Echoes and Reverberations: At the Theatre Gallery, Capturing Lightning in a Beer Cup

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Outside the Theatre Gallery in Deep Ellum a quarter-century ago.
It was the summer of 1984 and the city of Dallas was in the midst of a serious makeover. The Republican National Convention was coming to town and Big D was trying to put a conservative foot forward as the media spotlight fixated on our JFK Bermuda Triangle.

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It all comes back around on December 5.
Our local music scene at the time consisted of a half dozen neon rock and roll bars and a handful of tiny punk rock dives: out-of-the-way places like like Studio D, Metamorphosis Concert Hall and Nairobi Room. Classic rock booking agents ignored the bands that played all original material. It was understood that you were expected to cover all of the top radio songs if you ever wanted to land a gig at one of the "wet t-shirt" nightclubs.

In August of that year, a 26-year-old interior design school dropout named Russell Hobbs drove his 25-year-old Mercedes convertible down Commerce Street looking for an empty warehouse space to live in. The irony of this was evident on many levels. Most of the buildings in this warehouse district just east of downtown were dilapidated and empty -- the name "Commerce" (like Riverfront Boulevard today) was false advertising. And Hobbs wasn't your typical Mercedes owner. He was drifting through a veritable ghost town; Deep Ellum had lost touch with its identity. Once a popular entertainment district during the prohibition era, the neighborhood had fallen into an ongoing holding pattern of relative anonymity.

Sure, there were remnant businesses like the old icehouse (where key scenes in "Bottle Rocket" were filmed); Adair's Saloon, Vern's restaurant and Sons of Hermann Hall; a few art galleries here and there; and a place that sold wholesale butcher supplies. For the most part, Deep Ellum seemed to exist under the cultural radar.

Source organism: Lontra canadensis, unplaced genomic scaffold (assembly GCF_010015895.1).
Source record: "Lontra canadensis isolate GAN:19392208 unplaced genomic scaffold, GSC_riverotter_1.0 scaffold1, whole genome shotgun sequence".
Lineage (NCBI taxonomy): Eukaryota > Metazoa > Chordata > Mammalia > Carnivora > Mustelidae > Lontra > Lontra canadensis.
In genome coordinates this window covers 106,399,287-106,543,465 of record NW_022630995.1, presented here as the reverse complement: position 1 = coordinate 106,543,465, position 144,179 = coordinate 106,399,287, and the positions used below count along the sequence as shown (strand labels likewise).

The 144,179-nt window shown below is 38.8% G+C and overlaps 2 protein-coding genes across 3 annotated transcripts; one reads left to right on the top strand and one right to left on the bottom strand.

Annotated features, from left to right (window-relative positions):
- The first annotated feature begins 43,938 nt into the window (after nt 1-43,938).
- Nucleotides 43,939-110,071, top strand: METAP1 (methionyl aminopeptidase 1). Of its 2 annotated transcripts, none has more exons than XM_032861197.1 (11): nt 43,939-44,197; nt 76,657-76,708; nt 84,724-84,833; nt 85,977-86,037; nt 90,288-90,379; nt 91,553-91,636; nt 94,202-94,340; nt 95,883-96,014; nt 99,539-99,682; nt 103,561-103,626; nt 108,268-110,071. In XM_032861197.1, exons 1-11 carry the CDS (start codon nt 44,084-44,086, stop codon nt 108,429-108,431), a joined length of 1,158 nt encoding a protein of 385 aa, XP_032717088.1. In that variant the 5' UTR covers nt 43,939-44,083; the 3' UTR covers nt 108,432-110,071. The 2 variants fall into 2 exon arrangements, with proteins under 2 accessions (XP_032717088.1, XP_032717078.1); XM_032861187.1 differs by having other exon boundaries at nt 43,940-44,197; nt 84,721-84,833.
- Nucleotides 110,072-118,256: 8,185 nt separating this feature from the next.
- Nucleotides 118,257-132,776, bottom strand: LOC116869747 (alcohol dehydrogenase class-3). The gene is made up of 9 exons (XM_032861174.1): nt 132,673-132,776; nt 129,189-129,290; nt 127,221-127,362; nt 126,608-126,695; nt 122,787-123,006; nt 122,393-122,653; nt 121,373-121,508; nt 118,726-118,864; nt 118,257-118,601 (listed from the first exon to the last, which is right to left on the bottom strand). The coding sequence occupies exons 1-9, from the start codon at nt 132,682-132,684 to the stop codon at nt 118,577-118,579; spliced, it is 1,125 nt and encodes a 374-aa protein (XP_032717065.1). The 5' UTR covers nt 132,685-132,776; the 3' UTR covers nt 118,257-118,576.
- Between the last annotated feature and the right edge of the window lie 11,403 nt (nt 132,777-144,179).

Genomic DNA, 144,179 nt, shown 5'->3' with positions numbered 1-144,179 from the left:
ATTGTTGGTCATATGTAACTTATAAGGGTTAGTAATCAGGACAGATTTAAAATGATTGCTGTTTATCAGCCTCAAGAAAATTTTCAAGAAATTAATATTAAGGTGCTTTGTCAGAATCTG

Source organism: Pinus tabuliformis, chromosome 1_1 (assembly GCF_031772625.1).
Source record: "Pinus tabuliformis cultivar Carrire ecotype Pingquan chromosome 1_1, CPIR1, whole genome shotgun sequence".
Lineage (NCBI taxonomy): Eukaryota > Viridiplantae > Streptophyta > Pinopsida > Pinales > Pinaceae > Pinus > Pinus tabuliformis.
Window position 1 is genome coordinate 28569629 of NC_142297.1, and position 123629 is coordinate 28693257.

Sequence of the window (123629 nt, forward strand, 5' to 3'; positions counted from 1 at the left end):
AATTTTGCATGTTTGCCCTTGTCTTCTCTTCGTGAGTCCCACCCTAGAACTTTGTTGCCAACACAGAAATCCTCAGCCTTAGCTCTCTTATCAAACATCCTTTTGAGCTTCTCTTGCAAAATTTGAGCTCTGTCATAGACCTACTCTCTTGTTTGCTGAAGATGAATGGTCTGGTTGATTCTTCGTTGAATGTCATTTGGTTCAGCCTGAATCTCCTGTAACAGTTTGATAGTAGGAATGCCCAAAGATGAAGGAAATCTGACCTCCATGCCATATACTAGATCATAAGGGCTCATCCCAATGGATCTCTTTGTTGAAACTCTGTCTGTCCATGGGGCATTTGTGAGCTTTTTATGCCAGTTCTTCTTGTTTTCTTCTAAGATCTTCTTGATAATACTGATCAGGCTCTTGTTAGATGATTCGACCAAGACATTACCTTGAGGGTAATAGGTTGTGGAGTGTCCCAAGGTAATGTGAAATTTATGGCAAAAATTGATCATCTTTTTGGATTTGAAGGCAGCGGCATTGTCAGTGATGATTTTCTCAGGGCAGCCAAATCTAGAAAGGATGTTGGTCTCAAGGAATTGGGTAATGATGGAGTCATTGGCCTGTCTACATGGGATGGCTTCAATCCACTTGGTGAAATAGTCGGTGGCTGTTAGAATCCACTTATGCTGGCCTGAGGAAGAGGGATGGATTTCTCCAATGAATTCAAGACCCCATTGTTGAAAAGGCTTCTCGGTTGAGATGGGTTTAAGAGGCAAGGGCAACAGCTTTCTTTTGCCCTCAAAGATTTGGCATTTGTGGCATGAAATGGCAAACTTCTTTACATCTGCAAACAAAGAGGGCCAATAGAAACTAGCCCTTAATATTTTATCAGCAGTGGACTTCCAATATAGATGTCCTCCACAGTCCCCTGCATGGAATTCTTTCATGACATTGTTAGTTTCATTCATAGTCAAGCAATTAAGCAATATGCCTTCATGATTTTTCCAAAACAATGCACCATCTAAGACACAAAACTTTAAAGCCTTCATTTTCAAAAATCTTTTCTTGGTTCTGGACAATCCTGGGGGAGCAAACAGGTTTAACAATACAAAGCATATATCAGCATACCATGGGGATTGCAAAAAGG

In fact, most of downtown Dallas was totally dark after the white-collar crowd fled back to the 'burbs every night.

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Hobbs settled on an empty 14,000 square foot warehouse at 2808 Commerce. The landlord, (the late Don Blanton) handed over a set of keys and wished him luck. The next day Russ began hauling in leftover building materials from recent contracting jobs, and he hired a buddy nicknamed "Billy Manana" to hook up the plumbing. The shower was essentially a garden hose hanging from a support beam in the ceiling. There was no hot water heater in the building at the time.

Without blueprints or any real architectural design experience to speak of, Hobbs began to build what looked like an indoor tree house. Everything was constructed out of raw plywood, concrete or drywall. He salvaged an old boat from the back of a failed Mexican seafood restaurant; he then split the hull lengthwise down the middle, and turned the boat into a beer dispensary station. Directly above "El Barco" was the dark loft space where Hobbs slept naked on a dirty futon every night. He didn't need sheets or blankets because it was hot as fuck inside that building.

Next, he snagged the makeshift stage that the Dead Kennedys had used during the protest outside the GOP convention and dragged it into the back of the building. Intuition, luck, and reckless abandon were colliding to make something out of nothing at 2808 Commerce Street.

He named the place Theatre Gallery.



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